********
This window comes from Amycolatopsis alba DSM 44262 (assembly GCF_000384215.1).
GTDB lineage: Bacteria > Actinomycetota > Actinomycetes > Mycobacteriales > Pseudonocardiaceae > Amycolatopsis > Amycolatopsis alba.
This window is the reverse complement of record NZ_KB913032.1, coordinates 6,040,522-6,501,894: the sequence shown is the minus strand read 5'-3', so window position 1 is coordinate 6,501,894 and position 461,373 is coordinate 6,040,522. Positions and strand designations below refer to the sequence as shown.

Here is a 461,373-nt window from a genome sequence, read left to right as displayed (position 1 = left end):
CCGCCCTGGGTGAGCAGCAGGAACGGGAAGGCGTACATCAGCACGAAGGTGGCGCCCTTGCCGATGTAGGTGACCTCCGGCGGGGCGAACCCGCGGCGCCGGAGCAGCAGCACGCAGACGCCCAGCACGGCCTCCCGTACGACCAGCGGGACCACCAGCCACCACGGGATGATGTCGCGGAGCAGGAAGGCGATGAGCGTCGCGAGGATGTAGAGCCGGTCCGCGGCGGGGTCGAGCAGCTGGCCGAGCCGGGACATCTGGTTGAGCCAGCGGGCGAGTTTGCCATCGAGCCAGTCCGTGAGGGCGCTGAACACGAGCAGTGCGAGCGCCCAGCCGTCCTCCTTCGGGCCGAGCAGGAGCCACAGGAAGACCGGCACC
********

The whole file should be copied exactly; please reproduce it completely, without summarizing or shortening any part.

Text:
This window comes from Amycolatopsis alba DSM 44262 (assembly GCF_000384215.1).
GTDB lineage: Bacteria > Actinomycetota > Actinomycetes > Mycobacteriales > Pseudonocardiaceae > Amycolatopsis > Amycolatopsis alba.
This window is the reverse complement of record NZ_KB913032.1, coordinates 6,040,522-6,501,894: the sequence shown is the minus strand read 5'-3', so window position 1 is coordinate 6,501,894 and position 461,373 is coordinate 6,040,522. Positions and strand designations below refer to the sequence as shown.

Here is a 461,373-nt window from a genome sequence, read left to right as displayed (position 1 = left end):
CCGCCCTGGGTGAGCAGCAGGAACGGGAAGGCGTACATCAGCACGAAGGTGGCGCCCTTGCCGATGTAGGTGACCTCCGGCGGGGCGAACCCGCGGCGCCGGAGCAGCAGCACGCAGACGCCCAGCACGGCCTCCCGTACGACCAGCGGGACCACCAGCCACCACGGGATGATGTCGCGGAGCAGGAAGGCGATGAGCGTCGCGAGGATGTAGAGCCGGTCCGCGGCGGGGTCGAGCAGCTGGCCGAGCCGGGACATCTGGTTGAGCCAGCGGGCGAGTTTGCCATCGAGCCAGTCCGTGAGGGCGCTGAACACGAGCAGTGCGAGCGCCCAGCCGTCCTCCTTCGGGCCGAGCAGGAGCCACAGGAAGACCGGCACC